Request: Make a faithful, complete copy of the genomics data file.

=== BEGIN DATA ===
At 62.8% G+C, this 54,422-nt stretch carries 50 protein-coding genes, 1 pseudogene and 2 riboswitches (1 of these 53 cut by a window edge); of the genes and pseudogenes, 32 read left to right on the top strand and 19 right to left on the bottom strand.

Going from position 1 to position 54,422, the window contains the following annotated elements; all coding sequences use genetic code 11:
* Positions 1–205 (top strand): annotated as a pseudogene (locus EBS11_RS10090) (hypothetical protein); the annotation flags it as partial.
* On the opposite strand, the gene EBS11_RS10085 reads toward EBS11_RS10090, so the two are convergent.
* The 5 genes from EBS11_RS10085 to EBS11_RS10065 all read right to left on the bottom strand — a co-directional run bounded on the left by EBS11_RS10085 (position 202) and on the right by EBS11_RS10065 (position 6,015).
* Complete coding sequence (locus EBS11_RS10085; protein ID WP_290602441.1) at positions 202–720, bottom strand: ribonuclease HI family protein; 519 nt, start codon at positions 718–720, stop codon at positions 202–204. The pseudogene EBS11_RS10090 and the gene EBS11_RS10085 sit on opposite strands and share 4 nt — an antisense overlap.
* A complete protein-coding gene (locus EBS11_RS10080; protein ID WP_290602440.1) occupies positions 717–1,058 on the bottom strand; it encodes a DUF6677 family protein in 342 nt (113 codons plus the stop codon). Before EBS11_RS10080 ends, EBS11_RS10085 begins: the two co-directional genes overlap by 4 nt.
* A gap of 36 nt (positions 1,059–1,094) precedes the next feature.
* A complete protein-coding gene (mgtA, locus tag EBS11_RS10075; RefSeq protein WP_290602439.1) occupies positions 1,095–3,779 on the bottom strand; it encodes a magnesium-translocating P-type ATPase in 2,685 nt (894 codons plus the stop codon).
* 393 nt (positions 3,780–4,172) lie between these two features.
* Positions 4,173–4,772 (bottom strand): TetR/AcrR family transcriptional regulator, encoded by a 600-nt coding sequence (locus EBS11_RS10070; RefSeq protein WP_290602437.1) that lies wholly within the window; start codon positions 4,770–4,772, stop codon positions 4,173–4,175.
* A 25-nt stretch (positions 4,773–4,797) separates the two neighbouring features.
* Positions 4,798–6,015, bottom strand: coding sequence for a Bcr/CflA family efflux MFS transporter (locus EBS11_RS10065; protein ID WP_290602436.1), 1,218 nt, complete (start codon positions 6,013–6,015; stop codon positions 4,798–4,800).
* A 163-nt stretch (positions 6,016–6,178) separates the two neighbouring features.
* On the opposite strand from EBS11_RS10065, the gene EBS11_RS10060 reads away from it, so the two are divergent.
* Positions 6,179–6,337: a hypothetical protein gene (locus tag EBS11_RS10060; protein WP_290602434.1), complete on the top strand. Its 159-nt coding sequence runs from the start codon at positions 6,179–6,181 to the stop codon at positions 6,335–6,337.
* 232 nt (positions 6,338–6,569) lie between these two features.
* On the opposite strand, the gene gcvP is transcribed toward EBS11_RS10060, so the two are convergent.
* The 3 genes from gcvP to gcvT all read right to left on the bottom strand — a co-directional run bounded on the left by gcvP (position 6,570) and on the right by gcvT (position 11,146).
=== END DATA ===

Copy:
At 62.8% G+C, this 54,422-nt stretch carries 50 protein-coding genes, 1 pseudogene and 2 riboswitches (1 of these 53 cut by a window edge); of the genes and pseudogenes, 32 read left to right on the top strand and 19 right to left on the bottom strand.

Going from position 1 to position 54,422, the window contains the following annotated elements; all coding sequences use genetic code 11:
* Positions 1–205 (top strand): annotated as a pseudogene (locus EBS11_RS10090) (hypothetical protein); the annotation flags it as partial.
* On the opposite strand, the gene EBS11_RS10085 reads toward EBS11_RS10090, so the two are convergent.
* The 5 genes from EBS11_RS10085 to EBS11_RS10065 all read right to left on the bottom strand — a co-directional run bounded on the left by EBS11_RS10085 (position 202) and on the right by EBS11_RS10065 (position 6,015).
* Complete coding sequence (locus EBS11_RS10085; protein ID WP_290602441.1) at positions 202–720, bottom strand: ribonuclease HI family protein; 519 nt, start codon at positions 718–720, stop codon at positions 202–204. The pseudogene EBS11_RS10090 and the gene EBS11_RS10085 sit on opposite strands and share 4 nt — an antisense overlap.
* A complete protein-coding gene (locus EBS11_RS10080; protein ID WP_290602440.1) occupies positions 717–1,058 on the bottom strand; it encodes a DUF6677 family protein in 342 nt (113 codons plus the stop codon). Before EBS11_RS10080 ends, EBS11_RS10085 begins: the two co-directional genes overlap by 4 nt.
* A gap of 36 nt (positions 1,059–1,094) precedes the next feature.
* A complete protein-coding gene (mgtA, locus tag EBS11_RS10075; RefSeq protein WP_290602439.1) occupies positions 1,095–3,779 on the bottom strand; it encodes a magnesium-translocating P-type ATPase in 2,685 nt (894 codons plus the stop codon).
* 393 nt (positions 3,780–4,172) lie between these two features.
* Positions 4,173–4,772 (bottom strand): TetR/AcrR family transcriptional regulator, encoded by a 600-nt coding sequence (locus EBS11_RS10070; RefSeq protein WP_290602437.1) that lies wholly within the window; start codon positions 4,770–4,772, stop codon positions 4,173–4,175.
* A 25-nt stretch (positions 4,773–4,797) separates the two neighbouring features.
* Positions 4,798–6,015, bottom strand: coding sequence for a Bcr/CflA family efflux MFS transporter (locus EBS11_RS10065; protein ID WP_290602436.1), 1,218 nt, complete (start codon positions 6,013–6,015; stop codon positions 4,798–4,800).
* A 163-nt stretch (positions 6,016–6,178) separates the two neighbouring features.
* On the opposite strand from EBS11_RS10065, the gene EBS11_RS10060 reads away from it, so the two are divergent.
* Positions 6,179–6,337: a hypothetical protein gene (locus tag EBS11_RS10060; protein WP_290602434.1), complete on the top strand. Its 159-nt coding sequence runs from the start codon at positions 6,179–6,181 to the stop codon at positions 6,335–6,337.
* 232 nt (positions 6,338–6,569) lie between these two features.
* On the opposite strand, the gene gcvP is transcribed toward EBS11_RS10060, so the two are convergent.
* The 3 genes from gcvP to gcvT all read right to left on the bottom strand — a co-directional run bounded on the left by gcvP (position 6,570) and on the right by gcvT (position 11,146).